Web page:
Uppsala University is the oldest university in the Nordic region with 45,000 students and is an international workplace dedicated to world-class research and education. Segerstedthuset is a multi-purpose extension to the University. The building is a modern workplace for researchers, university administration, and management as well as a visible landmark that will activate the entire campus area and unite it with its historical surroundings.
Project name: Segerstedthuset Extension in Uppsala University
Location: Copenhagen, Denmark
Typology: Multi-purpose Arena for international concerts, culture, and sports events
Assignment: 1st prize in invited competition 2012
Size: 37 000 m2
Height: 35 m
Client: Arena CPHX P/S
Architect: 3XN (Lead Consultant and Design Architect) & HKS (Arena Specialist)
Engineer: Arup, HAMI, and ME Engineers
Landscape architect: Planit-IE
Team: Kim Herforth Nielsen, Jan Ammundsen, Bo Boje Larsen, Peter Feltendal, Audun Opdal, Maria Tkacova, Jack Renteria, Robin Vind Christiansen, Dennis Carlsson, Andreas Herborg, Anja Pedersen, Bodil Nordstrøm, Christian Harald Hommelhoff Brink, Gry Kjær, Ida Schøning Greisen, Jakob Wojcik, Jan Park Sørensen, Jeanette Hansen, Juras Lasovsky, Laila Fyhn Feldthaus, Mads Mathias Pedersen, Marie Persson, Mikkel Vintersborg, Pernille Ulvig Sangvin, Sang Yeun Lee, Sebastian le Dantec Reinhardt, Simon Hartmann-Petersen, Stine de Bang, Sune Mogensen, Søren Nersting, Tobias Gagner, Torsten Wang, Henrik Rømer Kania
With a flexible design and integrated environments, Segerstedthuset In Uppsala University lives up to the University’s ambition of creating a modern workplace that facilitates new ways of working, studying, and interacting. At the same time, the building catalyzes life and internal cohesion at the entire campus by the housing through its integrated public and semi-public facilities, its extrovert facade, and three added urban spaces.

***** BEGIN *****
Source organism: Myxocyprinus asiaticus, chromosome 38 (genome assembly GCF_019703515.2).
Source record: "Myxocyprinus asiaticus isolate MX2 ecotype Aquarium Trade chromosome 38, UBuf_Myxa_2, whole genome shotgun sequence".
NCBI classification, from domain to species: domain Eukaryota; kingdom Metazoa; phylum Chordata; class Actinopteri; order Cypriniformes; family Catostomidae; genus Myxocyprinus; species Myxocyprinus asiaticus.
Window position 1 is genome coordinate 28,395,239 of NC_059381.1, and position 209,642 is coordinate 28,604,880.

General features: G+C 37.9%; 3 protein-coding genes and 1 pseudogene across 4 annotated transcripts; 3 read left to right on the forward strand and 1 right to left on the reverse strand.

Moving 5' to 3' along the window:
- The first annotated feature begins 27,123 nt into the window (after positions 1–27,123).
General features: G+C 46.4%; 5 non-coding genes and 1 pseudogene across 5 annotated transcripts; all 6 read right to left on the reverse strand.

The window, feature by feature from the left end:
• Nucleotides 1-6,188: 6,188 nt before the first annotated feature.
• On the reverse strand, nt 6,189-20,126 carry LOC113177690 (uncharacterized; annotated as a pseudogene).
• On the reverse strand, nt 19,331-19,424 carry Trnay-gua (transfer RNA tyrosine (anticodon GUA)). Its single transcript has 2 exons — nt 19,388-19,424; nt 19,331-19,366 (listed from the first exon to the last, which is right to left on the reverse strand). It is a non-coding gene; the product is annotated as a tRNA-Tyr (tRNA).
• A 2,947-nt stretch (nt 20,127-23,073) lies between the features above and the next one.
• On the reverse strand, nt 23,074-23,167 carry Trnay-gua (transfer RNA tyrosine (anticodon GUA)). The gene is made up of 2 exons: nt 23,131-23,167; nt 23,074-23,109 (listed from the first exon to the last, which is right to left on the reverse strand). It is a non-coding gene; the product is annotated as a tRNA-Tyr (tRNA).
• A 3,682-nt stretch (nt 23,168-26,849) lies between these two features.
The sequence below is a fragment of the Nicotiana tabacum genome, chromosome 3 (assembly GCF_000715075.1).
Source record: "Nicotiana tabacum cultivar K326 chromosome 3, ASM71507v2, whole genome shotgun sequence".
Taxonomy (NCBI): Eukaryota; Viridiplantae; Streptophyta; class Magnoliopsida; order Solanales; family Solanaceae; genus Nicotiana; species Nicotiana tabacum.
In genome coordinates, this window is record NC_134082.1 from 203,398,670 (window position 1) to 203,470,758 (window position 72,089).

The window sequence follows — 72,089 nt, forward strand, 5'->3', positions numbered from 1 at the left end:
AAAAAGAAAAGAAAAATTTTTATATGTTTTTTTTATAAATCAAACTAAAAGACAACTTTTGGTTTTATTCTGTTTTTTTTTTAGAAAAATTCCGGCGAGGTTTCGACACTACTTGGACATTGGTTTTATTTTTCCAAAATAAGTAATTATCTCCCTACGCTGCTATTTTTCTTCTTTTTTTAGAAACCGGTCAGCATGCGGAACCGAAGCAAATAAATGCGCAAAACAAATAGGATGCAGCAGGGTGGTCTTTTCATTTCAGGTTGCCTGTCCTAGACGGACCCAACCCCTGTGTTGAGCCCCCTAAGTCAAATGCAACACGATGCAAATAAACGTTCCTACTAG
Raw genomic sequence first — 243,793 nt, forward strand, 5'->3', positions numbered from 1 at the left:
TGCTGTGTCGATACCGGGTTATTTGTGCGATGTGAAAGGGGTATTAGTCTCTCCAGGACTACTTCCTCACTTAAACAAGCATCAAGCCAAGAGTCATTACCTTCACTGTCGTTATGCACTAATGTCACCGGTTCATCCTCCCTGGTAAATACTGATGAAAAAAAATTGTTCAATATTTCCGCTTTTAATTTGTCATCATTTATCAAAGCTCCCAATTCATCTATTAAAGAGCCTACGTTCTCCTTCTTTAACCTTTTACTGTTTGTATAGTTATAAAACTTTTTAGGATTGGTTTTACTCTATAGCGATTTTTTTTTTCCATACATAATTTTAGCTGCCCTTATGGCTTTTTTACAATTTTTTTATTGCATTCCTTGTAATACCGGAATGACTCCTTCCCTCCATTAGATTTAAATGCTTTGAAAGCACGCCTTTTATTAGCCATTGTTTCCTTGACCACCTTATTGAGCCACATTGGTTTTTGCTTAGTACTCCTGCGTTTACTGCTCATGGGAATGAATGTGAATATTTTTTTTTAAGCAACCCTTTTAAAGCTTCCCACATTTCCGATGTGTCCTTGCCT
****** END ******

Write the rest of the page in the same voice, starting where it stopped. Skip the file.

The building is located in the heart of Uppsala’s historic center, and it was critical to both the client and the city that the new facility be integrated into its context in a way that is respectful to the character and scale of the adjacent bastion, castle, castle park, botanical garden, and city. At the same time, it announces the building as a modern and contemporary extension to the context. From a distance, the building takes the shape of a rock formation. The shape is both light and varied due to the displaced volumes, the horizontal lines, and a glass band that runs around the building and “separates” the top from the bottom. Materials like the façade’s bright natural stone, another coloring, and angles play along with and enhance the experience of the existing historical buildings.
The straightforward concept consists of two U-shaped, overlapping office wings resulting in an open atrium that unites the building and optimizes views and daylight conditions inside the building. Adapting the new facility to the surrounding historical city was carried out through a rigorous process of adding staggered volumes onto the primary volume and “cutting” corners according to surrounding structures, resulting in a dynamic and edgy volume that “cuts” through the sloping natural landscape. Finally, the color scheme for the facade matches the pavement surrounding the landscape around the building.
The building is designed with a particular focus on public spaces and connections. The house spreads out and creates a sequence of three cohesive public spaces; the entrance area in front of the building, an inner space in the building’s ground floor, for exhibitions, information, and events, as well as a park with outdoor seating in the sun that connects the city to the campus. Visitors from all over the city can visit the restaurant on the building’s ground floor, and students and staff can walk through the building on their way to and from the rest of the campus facilities.